Today is the confluence of Celtic Advent and the shortener version of Advent practiced by many across the globe. (And please join us via livestream tonight for an Advent meditation with @Jeremy Frye, Prior). Traditionally, the candle that is lit today is the candle of Hope. Many think of hope as wishful thinking. Some think of hope as a form of desperation. Others think of hope as expectation—a kind of future certainty. I find hope to be scrappier and more slippery to define than that. Sometimes hope sustains and sometimes hope angers. Sometimes hope feels life-giving and others life-draining. Hope is complicated. Hope is allowing news to come from a stranger—someone you normally wouldn't listen to. Hope is lingering in a place that once felt like death, even a tomb. The story today in Celtic Advent is the arrival of the magi. We can discern from some sections of the Jewish Talmud that the Jews understood 'magi' to be Zoroastrian priests from Persia, roughly modern-day Iraq and Iran, east of the Holy Land. The term 'magi' is also used in some of the "Lives" of the Celtic saints when referring to the Druids. For example, Columba had travelled from Iona to the furthest northern-most end of Loch Ness to take the gospel to the stronghold of King Brude. As he and those with him began to sing spiritual songs for Vespers, 'certain Magi [Druids] approaching them did everything they could to prevent the sound of divine praise.' In his notes to this passage, Wentworth Huyshe states that 'the word "Magi" is always used in the acts of the Irish saints to mean the Druids.' Kenneth R. McIntosh notes that the historian Muirchú, who wrote the (earliest known) life of St. Patrick, also refers to magi. In the section when King Lóegaire met Patrick, he notes that Lóegaire was not surprised by Patrick's arrival 'because magi had advised him of Patrick's coming.' He goes on to say that 'Muirchú used the word magi to show God at work in his Druid ancestors.' In his explanation of Muirchú's life of Patrick in "Celtic Theology," Thomas O'Loughlin suggests that Muirchú uses the same term as the Bible uses to bring a connection between the two stories, and also to show that the Christian mission of Patrick to Ireland was 'not a case of Christianity walking into a voice into a place where God is not, where religion is not, culture is not—nor into a place where the Spirit has not been at work'—but that God was at work in Ireland already. It seems, perhaps, like Matthew when he wrote his gospel, that early Irish writers suggested that God was at work through those who others many not class as 'Christians', or God-fearing people. In the passage about the magi, the gospel writer seems to strongly suggest that God can, and does, speak through those who are from other faiths. It seems to me that these stories are strongly tied by a hope that defies our definitions. Consider the passage in Matthew 2:1-12. Who do you believe God can work in and through? Do you believe that God only works in and through those who believe like you do (however that is)? Or even just those who call themselves 'Christian'? Or can God work in and through anyone, no matter what they believe, or even if they say they believe in nothing? If a stranger came to you with a word of hope, would you listen? #celticadvent #2022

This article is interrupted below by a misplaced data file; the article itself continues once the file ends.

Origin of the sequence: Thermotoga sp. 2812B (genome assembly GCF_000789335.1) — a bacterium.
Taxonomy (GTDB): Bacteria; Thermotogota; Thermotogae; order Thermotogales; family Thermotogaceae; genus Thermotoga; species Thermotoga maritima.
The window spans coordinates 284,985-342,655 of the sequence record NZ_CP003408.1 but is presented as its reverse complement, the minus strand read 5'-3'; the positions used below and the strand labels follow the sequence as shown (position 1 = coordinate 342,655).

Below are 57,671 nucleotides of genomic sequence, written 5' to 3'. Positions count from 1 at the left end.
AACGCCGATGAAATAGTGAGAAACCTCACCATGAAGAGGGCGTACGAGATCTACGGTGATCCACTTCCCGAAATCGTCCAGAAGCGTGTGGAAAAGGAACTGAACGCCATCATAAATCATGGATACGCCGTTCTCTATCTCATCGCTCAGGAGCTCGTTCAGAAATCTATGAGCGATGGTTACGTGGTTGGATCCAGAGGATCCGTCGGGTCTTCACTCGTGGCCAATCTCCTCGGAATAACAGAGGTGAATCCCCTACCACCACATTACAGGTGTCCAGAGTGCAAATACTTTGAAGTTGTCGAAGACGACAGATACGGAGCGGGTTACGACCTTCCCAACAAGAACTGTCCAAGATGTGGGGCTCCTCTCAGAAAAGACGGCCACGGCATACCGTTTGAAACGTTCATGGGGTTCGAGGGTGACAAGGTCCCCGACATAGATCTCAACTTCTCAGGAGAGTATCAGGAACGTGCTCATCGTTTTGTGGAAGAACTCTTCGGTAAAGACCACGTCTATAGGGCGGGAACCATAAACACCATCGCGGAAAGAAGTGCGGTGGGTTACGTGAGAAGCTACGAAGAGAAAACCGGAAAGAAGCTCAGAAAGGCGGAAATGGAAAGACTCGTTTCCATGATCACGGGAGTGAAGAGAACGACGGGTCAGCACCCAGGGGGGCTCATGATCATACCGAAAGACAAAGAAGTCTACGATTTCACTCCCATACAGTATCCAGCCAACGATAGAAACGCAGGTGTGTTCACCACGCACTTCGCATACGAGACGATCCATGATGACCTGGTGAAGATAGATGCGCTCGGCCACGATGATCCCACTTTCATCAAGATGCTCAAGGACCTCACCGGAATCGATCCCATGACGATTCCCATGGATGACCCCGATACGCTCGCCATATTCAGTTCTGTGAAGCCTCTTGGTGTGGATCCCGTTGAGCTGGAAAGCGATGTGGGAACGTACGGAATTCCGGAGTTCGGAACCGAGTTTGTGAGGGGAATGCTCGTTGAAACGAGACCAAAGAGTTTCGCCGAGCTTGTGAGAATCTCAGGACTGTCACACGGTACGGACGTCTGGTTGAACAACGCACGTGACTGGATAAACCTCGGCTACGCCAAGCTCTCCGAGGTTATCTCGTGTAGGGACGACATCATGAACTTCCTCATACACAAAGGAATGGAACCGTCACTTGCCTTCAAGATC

Posted by Tara Owens, Abbess at 2022-11-27 17:28:43 UTC